Have you been learning French vocabulary, grammar, and basic sentence formation but still do not understand some of the common expressions in French people say or use? Are you planning to go to France and would like to sound french more than ever and discuss with local people? If your answer is “YES!”, then this article is for you.
Common expressions or what we call idioms in English are found in each and every language. Not only do they reflect linguistic characteristics, but they also reflect different cultural aspects. They are used in different contexts and situations and are generally used in daily conversations. Some of them are recent, some of them exist since a long time; but, all of them are frequently used. Here are some of the most familiar expressions used daily in French-speaking communities classified per theme.
- “Avoir une nuit blanche” (to have a white night) – this expression is used when someone has a sleepless night. If on some night you had trouble sleeping and next morning your friend asks you how was your night, you can say that you had une nuit blanche.
“J’ai fait une nuit blanche” would be the right sentence to say.
- “Voir la vie en rose” (to see life in pink) – you might know this expression from Edith Piaf’s song “La Vie en Rose”. If you don’t, what are you waiting for? Go check it out and enjoy. It is an icon in French music.
Now, when we talk about voir la vie en rose, we mean that someone is optimistic, positive, and always thinks about and expects the best.
Edith Piaf says in her song “Quand il me prend dans ses bras […], je vois la vie en rose” (When he takes me in his arms, I see la vie en rose). Dear reader, may you always see la vie en rose.
- “Avoir la main verte” (to have a green hand) – this expression is used to say that a person knows how to maintain and take care of plants. If you visit someone’s place and find many plants that are well kept, you can say “Vous avez la main verte”.
- “Poser un lapin” (to lay a rabbit) – Yes, the translation between brackets does not make any sense, and it gives us a strange image. Fortunately, it is not the actual meaning of the expression. Poser un lapin means to stand someone up. If you are expected on a date or a meeting and you do not go, then this is the proper expression to use.
J’ai posé un lapin à mon amie Stéphanie. (I stood my friend Stéphanie up)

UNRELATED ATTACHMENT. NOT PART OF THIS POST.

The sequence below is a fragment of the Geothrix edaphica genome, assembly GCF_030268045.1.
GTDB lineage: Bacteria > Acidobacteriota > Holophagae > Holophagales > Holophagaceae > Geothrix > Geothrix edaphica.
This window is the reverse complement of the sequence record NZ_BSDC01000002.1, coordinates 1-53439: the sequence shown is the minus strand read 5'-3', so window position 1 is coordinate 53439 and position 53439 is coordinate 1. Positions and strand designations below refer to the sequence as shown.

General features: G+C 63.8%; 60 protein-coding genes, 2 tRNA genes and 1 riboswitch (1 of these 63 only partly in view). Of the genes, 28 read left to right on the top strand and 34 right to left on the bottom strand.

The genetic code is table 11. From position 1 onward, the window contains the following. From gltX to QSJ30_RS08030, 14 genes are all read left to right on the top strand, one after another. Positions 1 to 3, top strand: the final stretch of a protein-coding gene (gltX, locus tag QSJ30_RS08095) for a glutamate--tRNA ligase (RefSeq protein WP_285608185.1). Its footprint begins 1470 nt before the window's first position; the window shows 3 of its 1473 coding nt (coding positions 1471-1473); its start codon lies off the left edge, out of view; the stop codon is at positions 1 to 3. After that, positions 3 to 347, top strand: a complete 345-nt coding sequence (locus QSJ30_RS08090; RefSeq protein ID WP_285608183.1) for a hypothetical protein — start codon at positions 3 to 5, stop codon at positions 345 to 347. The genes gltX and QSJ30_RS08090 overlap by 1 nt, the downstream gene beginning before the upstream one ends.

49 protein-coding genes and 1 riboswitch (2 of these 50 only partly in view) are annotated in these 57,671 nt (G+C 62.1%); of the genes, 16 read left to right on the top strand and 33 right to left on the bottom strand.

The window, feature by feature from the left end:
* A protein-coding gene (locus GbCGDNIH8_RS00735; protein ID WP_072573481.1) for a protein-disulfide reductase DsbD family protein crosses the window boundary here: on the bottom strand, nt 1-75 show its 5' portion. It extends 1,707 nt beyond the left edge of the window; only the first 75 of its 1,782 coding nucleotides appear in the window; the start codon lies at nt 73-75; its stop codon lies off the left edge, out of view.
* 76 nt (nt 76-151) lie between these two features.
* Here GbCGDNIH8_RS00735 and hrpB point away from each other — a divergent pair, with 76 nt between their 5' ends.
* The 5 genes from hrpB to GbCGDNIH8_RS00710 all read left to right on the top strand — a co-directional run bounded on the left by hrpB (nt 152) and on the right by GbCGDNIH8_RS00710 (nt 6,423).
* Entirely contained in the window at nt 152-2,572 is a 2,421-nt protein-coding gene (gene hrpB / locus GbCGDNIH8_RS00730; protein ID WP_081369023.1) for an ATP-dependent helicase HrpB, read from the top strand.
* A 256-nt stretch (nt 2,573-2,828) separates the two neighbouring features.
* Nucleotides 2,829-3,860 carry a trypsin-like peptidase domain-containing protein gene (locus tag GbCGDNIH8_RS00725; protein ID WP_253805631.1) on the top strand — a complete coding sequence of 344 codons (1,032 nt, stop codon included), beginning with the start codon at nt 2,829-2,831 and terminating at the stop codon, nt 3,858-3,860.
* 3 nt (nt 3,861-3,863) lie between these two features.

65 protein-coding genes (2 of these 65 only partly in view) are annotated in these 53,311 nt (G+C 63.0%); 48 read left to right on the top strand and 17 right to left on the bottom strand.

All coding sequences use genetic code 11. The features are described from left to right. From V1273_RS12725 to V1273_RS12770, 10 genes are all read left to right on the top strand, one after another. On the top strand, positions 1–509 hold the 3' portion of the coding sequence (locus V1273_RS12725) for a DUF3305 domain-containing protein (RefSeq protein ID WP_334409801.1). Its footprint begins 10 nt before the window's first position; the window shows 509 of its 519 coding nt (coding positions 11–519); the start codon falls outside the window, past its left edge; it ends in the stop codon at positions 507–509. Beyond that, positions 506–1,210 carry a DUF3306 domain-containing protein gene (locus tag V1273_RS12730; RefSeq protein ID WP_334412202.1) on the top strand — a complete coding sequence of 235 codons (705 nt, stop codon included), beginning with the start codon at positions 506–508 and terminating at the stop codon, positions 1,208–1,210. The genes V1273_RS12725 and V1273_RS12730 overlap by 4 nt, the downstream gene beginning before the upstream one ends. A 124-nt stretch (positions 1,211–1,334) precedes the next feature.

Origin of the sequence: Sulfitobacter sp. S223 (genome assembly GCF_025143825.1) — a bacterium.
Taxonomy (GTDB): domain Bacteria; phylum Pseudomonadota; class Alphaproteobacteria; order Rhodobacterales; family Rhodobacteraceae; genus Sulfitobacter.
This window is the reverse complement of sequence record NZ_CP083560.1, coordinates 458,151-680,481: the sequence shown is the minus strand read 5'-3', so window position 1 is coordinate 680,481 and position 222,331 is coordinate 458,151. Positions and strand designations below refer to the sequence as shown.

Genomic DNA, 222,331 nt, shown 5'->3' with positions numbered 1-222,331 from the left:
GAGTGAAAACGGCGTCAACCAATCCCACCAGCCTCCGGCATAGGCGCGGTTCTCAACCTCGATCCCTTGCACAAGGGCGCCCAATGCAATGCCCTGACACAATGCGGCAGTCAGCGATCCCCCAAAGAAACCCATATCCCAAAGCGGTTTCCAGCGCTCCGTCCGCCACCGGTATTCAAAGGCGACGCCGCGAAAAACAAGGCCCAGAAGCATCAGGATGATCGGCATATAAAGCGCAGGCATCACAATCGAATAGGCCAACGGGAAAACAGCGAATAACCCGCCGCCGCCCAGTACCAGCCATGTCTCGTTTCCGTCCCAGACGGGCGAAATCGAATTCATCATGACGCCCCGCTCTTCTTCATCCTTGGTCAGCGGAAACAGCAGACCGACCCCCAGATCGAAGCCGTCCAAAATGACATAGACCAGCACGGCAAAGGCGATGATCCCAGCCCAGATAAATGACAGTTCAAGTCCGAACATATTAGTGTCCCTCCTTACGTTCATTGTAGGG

Stéphanie m’a posé un lapin. (My friend Stéphanie stood me up)
Try not to poser un lapin too often. 😉
- “Avoir la chair de poule” (to have a hen’s flesh) – whenever you have goosebumps and you want to let someone now, you can say “J’ai la chair de poule”, I have goosebumps, that is the actual meaning of the expression. Do you see the resemblance and why we use this comparison? We hope you do.
- “Après la pluie, le beau temps” (after the rain, the good weather) – this is an uplifting common expression in French that suggests that there are always good times after bad ones. If sometimes you feel like giving up, or you feel like someone is down, always remind yourself and remind them that après la pluie, le beau temps. Happiness always comes back after experiencing a misfortune.
- “Ce n’est pas la mer à boire” (it is not the sea to drink) – again, you do not have to drink anything here. We use this idiomatic expression to say that a task or a thing is not as difficult and challenging as we may perceive it. Learning French? Ce n’est pas la mer à boire.
- “Jouer avec le feu” (to play with fire) – you guessed it, in the same way one should not play with fire, he or she should not take useless risks. That is the meaning of jouer avec le feu; to take meaningless or unnecessary risks.
- “La langue de bois” (the language of wood/wooden language) – but wood do not speak. And as far as we know, it does not have a language on its own. Correct! That is why when we talk about langue de bois, we refer to vague and ambiguous words in order to divert attention from the salient issues.We use this expression while we talk about politicians. Les politiciens ont tendance à utiliser la langue de bois, politicians tend to use wooden language.
- “Tomber dans les pommes” (to fall into apples) – now here is a funny one! How can we fall into apples? We cannot. Unless it happens in another parallel universe. Well, at this point, we are getting closer to the actual meaning of the expression. Tomber dans les pommes actually to faint or pass out. If we say “cette femme est tombée dans les pommes”, we mean this woman fainted. As funny as the expression can be, we hope you will not use it often.
- “Quelque chose qui cloche” (something is wrong) – here’s an easy sentence to say; il y a quelque chose qui cloche, and it means that something is not right.
- “Chercher midi à quatorze heure” (to look for noon at fourteen o’clock) – hmmm.. What could this possibly mean. Do we want to go back in time? Not really. Are we playing with time? No. Does it have anything to do with time? No? Oh well.
You see what we are doing here, asking a lot of questions and being impatient. We are making a big deal out of something so simple and probably looking for a solution where there is no actual ‘problem’. This is the exact meaning of chercher midi à quatorze heure. It describes the act of turning something so simple into something so complex or deep unnecessarily. So keep that in mind, chercher midi à quatorze heure, does have nothing to do with time.
- And last but not least, “c’est en forgeant qu’on devient forgeron” (It is by smithing that you become a blacksmith) – this expression is the french expression for “practice makes perfect”. And speaking about practice, keep this expression (in addition to all of the above) to practice and improve your french!
Now what are you waiting for? Start using these common expressions and prepare yourself for a unique and exciting journey into French culture. For more common expressions and practice, follow our language blog!